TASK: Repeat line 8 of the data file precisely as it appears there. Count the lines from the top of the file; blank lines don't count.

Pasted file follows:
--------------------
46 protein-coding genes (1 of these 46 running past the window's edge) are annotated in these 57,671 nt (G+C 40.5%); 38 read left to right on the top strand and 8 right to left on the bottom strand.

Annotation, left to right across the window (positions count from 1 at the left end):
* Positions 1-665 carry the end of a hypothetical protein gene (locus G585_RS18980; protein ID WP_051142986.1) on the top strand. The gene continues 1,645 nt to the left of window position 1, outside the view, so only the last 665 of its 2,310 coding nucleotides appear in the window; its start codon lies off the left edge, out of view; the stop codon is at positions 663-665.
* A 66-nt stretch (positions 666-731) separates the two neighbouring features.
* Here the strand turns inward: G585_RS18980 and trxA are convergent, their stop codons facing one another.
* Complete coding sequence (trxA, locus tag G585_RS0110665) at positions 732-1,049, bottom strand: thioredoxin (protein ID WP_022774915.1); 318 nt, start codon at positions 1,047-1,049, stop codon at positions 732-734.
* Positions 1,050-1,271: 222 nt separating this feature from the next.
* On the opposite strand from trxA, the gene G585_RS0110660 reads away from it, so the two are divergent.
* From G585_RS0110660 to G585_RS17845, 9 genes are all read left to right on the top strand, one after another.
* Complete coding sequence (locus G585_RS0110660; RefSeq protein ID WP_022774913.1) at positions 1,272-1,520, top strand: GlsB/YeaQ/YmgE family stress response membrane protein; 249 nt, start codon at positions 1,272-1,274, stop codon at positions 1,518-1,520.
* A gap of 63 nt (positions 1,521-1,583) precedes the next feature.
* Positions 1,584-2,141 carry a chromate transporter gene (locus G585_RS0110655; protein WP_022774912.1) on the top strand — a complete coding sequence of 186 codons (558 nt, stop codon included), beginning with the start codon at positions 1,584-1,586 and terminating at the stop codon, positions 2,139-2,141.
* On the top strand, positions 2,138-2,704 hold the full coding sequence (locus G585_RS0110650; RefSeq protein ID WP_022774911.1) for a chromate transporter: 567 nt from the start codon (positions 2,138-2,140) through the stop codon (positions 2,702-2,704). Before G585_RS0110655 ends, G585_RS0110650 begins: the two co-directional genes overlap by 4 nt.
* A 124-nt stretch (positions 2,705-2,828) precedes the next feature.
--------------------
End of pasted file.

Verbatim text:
* On the opposite strand from trxA, the gene G585_RS0110660 reads away from it, so the two are divergent.